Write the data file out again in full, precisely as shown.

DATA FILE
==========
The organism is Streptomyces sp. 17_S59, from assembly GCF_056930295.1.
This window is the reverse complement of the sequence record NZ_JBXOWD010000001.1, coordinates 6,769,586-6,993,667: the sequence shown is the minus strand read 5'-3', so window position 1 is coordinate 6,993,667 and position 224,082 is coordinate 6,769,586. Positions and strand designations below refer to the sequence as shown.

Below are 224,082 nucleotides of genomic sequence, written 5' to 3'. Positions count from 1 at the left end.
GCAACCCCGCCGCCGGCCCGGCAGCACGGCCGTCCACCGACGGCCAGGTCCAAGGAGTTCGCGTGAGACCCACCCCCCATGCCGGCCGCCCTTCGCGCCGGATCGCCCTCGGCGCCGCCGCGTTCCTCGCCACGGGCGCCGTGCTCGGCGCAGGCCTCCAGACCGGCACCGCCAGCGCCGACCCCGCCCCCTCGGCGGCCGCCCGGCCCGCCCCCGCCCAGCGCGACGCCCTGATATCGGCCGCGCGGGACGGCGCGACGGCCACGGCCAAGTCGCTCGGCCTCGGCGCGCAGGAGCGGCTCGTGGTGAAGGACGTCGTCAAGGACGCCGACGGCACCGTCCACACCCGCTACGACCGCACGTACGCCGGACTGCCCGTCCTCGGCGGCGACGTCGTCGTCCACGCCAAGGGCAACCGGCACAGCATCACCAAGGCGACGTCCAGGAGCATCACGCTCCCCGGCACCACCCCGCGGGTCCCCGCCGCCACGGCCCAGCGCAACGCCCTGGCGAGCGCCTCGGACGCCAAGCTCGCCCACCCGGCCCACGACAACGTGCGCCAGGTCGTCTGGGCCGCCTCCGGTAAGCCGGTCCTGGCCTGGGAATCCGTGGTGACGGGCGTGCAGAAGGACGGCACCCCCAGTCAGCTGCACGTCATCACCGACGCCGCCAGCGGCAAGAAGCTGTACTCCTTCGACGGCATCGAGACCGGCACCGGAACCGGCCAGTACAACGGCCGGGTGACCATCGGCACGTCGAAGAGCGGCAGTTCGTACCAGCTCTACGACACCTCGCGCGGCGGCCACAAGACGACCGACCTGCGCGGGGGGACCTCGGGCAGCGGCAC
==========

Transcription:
The organism is Streptomyces sp. 17_S59, from assembly GCF_056930295.1.
This window is the reverse complement of the sequence record NZ_JBXOWD010000001.1, coordinates 6,769,586-6,993,667: the sequence shown is the minus strand read 5'-3', so window position 1 is coordinate 6,993,667 and position 224,082 is coordinate 6,769,586. Positions and strand designations below refer to the sequence as shown.

Below are 224,082 nucleotides of genomic sequence, written 5' to 3'. Positions count from 1 at the left end.
GCAACCCCGCCGCCGGCCCGGCAGCACGGCCGTCCACCGACGGCCAGGTCCAAGGAGTTCGCGTGAGACCCACCCCCCATGCCGGCCGCCCTTCGCGCCGGATCGCCCTCGGCGCCGCCGCGTTCCTCGCCACGGGCGCCGTGCTCGGCGCAGGCCTCCAGACCGGCACCGCCAGCGCCGACCCCGCCCCCTCGGCGGCCGCCCGGCCCGCCCCCGCCCAGCGCGACGCCCTGATATCGGCCGCGCGGGACGGCGCGACGGCCACGGCCAAGTCGCTCGGCCTCGGCGCGCAGGAGCGGCTCGTGGTGAAGGACGTCGTCAAGGACGCCGACGGCACCGTCCACACCCGCTACGACCGCACGTACGCCGGACTGCCCGTCCTCGGCGGCGACGTCGTCGTCCACGCCAAGGGCAACCGGCACAGCATCACCAAGGCGACGTCCAGGAGCATCACGCTCCCCGGCACCACCCCGCGGGTCCCCGCCGCCACGGCCCAGCGCAACGCCCTGGCGAGCGCCTCGGACGCCAAGCTCGCCCACCCGGCCCACGACAACGTGCGCCAGGTCGTCTGGGCCGCCTCCGGTAAGCCGGTCCTGGCCTGGGAATCCGTGGTGACGGGCGTGCAGAAGGACGGCACCCCCAGTCAGCTGCACGTCATCACCGACGCCGCCAGCGGCAAGAAGCTGTACTCCTTCGACGGCATCGAGACCGGCACCGGAACCGGCCAGTACAACGGCCGGGTGACCATCGGCACGTCGAAGAGCGGCAGTTCGTACCAGCTCTACGACACCTCGCGCGGCGGCCACAAGACGACCGACCTGCGCGGGGGGACCTCGGGCAGCGGCAC